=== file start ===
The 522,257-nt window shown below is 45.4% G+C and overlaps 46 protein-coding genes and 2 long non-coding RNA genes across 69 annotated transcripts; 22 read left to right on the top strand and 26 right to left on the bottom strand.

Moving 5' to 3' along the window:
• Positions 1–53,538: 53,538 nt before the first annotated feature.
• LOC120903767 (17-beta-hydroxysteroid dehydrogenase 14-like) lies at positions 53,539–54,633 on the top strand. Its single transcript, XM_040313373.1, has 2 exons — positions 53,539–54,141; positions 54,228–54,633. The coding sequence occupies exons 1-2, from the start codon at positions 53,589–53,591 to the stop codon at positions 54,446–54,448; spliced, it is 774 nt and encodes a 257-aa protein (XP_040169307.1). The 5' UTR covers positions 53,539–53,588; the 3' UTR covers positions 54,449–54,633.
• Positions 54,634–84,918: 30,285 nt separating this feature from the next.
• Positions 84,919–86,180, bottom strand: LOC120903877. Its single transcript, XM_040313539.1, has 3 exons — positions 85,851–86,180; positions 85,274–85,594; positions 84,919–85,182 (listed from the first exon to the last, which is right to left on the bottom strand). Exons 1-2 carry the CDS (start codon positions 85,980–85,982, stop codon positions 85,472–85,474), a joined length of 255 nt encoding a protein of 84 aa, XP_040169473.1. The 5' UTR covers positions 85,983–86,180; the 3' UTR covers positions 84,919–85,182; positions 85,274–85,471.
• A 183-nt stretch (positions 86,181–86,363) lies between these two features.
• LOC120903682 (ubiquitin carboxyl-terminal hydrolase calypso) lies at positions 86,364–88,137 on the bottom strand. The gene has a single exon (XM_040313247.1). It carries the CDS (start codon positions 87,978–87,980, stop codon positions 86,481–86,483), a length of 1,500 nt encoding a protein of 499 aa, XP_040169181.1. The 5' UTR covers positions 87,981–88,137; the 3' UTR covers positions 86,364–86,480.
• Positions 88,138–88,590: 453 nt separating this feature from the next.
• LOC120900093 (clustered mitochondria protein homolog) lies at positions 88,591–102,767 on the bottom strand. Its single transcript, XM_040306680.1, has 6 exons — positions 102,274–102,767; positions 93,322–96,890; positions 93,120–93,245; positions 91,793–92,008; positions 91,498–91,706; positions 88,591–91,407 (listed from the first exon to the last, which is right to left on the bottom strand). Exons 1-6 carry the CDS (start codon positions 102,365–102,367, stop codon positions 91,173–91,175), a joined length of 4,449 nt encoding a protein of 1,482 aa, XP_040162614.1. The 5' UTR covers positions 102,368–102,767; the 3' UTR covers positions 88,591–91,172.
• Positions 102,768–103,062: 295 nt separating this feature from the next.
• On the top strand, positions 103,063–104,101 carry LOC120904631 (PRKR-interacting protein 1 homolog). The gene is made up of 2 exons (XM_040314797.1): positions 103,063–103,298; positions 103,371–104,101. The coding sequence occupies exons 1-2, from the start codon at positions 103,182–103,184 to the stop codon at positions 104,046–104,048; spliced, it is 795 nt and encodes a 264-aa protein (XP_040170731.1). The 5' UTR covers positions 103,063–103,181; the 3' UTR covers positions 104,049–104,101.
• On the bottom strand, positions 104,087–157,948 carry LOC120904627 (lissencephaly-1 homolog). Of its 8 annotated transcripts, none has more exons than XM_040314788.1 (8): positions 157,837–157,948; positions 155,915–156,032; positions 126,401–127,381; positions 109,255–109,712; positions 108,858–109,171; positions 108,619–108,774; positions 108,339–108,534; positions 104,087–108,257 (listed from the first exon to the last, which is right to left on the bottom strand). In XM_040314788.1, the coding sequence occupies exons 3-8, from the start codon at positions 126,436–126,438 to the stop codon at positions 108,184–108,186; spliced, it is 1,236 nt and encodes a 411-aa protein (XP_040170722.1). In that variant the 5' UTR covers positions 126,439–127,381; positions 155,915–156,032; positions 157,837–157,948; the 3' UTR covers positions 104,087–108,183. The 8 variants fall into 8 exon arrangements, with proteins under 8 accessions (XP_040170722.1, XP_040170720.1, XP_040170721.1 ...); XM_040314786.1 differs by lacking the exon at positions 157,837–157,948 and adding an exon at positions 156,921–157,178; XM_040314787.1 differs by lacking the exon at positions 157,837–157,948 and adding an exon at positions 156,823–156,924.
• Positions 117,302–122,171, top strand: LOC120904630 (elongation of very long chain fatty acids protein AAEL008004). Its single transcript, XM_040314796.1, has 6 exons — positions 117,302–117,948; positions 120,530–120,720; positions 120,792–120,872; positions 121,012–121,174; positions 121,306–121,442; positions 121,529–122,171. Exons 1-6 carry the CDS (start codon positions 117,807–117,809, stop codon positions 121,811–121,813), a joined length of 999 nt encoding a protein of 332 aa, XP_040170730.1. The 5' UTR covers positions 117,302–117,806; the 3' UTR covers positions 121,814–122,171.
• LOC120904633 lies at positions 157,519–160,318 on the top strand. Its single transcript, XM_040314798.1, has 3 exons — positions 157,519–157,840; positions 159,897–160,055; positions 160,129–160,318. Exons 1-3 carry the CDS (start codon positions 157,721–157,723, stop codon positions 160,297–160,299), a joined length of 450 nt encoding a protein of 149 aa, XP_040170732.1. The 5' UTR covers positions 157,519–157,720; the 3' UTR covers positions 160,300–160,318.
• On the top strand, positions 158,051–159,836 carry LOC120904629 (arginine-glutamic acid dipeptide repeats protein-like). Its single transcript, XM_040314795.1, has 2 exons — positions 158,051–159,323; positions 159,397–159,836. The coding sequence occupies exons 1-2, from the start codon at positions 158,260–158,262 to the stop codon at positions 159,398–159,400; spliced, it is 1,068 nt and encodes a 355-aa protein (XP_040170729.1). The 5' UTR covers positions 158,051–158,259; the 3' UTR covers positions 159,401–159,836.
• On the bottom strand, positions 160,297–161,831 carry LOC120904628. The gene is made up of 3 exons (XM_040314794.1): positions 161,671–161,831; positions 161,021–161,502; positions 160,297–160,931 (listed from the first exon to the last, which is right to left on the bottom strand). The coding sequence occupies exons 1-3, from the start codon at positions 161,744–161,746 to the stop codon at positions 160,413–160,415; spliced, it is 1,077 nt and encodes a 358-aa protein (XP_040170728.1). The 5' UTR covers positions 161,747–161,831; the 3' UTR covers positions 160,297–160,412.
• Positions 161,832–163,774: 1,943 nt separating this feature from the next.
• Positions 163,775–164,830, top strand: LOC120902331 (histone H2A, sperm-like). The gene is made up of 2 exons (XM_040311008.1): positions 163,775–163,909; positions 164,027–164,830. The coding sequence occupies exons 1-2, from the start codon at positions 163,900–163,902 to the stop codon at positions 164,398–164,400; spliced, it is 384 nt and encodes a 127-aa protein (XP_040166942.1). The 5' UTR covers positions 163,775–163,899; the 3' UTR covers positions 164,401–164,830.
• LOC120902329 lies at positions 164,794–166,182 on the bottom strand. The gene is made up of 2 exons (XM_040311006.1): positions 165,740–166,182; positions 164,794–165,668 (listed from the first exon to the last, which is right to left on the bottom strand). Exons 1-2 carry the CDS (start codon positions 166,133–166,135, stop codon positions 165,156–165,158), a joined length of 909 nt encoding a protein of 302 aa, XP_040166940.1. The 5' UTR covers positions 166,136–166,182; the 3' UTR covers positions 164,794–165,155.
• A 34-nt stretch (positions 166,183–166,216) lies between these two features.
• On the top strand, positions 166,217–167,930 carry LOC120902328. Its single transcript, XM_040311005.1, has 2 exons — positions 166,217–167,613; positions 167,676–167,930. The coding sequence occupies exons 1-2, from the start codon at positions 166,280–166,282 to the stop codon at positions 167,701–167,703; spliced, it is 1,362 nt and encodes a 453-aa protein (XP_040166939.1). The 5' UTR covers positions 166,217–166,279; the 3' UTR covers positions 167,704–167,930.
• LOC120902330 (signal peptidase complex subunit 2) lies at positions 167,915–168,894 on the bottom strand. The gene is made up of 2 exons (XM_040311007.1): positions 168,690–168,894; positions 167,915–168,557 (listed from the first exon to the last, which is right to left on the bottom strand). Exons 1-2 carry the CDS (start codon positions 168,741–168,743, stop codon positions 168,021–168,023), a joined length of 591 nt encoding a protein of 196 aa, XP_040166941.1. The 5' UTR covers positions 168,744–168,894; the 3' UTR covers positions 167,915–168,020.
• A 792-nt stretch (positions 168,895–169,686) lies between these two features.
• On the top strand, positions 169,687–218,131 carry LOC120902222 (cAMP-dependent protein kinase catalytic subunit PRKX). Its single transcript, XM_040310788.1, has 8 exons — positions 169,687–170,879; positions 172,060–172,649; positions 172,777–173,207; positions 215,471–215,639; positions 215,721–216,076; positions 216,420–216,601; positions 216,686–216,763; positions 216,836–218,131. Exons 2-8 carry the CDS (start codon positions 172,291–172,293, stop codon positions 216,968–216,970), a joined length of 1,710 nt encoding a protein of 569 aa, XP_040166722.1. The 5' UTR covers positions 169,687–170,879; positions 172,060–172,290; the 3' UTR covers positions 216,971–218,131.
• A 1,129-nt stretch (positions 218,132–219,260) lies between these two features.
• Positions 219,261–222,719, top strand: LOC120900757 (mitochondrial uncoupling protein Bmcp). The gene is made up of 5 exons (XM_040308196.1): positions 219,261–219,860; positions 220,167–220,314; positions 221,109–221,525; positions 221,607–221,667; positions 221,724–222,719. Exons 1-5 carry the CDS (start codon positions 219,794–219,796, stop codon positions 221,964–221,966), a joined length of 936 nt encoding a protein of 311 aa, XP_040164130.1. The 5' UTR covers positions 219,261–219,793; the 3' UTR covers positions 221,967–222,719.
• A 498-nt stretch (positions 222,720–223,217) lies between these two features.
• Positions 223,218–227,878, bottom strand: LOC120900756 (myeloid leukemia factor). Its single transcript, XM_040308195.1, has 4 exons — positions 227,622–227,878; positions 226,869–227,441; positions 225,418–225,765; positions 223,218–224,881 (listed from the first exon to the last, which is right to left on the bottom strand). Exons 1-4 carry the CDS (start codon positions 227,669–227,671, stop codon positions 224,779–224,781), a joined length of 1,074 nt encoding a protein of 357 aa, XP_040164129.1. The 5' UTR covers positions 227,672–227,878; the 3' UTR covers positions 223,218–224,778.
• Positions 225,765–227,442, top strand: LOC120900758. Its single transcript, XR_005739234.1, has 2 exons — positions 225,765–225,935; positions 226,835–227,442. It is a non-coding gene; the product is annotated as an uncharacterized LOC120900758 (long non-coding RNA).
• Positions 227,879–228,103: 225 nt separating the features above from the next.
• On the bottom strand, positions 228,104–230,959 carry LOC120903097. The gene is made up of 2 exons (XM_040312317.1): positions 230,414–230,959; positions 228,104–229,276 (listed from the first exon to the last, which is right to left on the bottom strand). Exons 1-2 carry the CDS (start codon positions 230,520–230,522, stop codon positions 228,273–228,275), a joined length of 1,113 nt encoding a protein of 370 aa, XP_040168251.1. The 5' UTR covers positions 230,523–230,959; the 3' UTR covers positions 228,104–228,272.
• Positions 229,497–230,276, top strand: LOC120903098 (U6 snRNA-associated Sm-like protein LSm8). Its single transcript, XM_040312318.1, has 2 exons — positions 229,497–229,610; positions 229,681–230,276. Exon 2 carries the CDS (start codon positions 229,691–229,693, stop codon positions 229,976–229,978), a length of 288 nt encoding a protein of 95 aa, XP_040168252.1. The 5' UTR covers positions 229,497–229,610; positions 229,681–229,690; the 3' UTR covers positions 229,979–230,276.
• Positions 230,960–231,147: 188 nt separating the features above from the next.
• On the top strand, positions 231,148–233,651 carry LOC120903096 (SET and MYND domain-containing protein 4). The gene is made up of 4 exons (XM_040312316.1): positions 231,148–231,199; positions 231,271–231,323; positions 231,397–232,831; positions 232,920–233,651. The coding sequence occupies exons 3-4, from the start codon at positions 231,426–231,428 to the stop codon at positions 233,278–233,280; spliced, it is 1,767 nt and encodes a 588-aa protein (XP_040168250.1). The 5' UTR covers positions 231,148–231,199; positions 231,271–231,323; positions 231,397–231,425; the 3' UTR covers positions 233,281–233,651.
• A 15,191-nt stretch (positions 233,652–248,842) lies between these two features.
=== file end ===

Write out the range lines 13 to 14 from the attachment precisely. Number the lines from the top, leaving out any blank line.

• On the bottom strand, positions 104,087–157,948 carry LOC120904627 (lissencephaly-1 homolog). Of its 8 annotated transcripts, none has more exons than XM_040314788.1 (8): positions 157,837–157,948; positions 155,915–156,032; positions 126,401–127,381; positions 109,255–109,712; positions 108,858–109,171; positions 108,619–108,774; positions 108,339–108,534; positions 104,087–108,257 (listed from the first exon to the last, which is right to left on the bottom strand). In XM_040314788.1, the coding sequence occupies exons 3-8, from the start codon at positions 126,436–126,438 to the stop codon at positions 108,184–108,186; spliced, it is 1,236 nt and encodes a 411-aa protein (XP_040170722.1). In that variant the 5' UTR covers positions 126,439–127,381; positions 155,915–156,032; positions 157,837–157,948; the 3' UTR covers positions 104,087–108,183. The 8 variants fall into 8 exon arrangements, with proteins under 8 accessions (XP_040170722.1, XP_040170720.1, XP_040170721.1 ...); XM_040314786.1 differs by lacking the exon at positions 157,837–157,948 and adding an exon at positions 156,921–157,178; XM_040314787.1 differs by lacking the exon at positions 157,837–157,948 and adding an exon at positions 156,823–156,924.
• Positions 117,302–122,171, top strand: LOC120904630 (elongation of very long chain fatty acids protein AAEL008004). Its single transcript, XM_040314796.1, has 6 exons — positions 117,302–117,948; positions 120,530–120,720; positions 120,792–120,872; positions 121,012–121,174; positions 121,306–121,442; positions 121,529–122,171. Exons 1-6 carry the CDS (start codon positions 117,807–117,809, stop codon positions 121,811–121,813), a joined length of 999 nt encoding a protein of 332 aa, XP_040170730.1. The 5' UTR covers positions 117,302–117,806; the 3' UTR covers positions 121,814–122,171.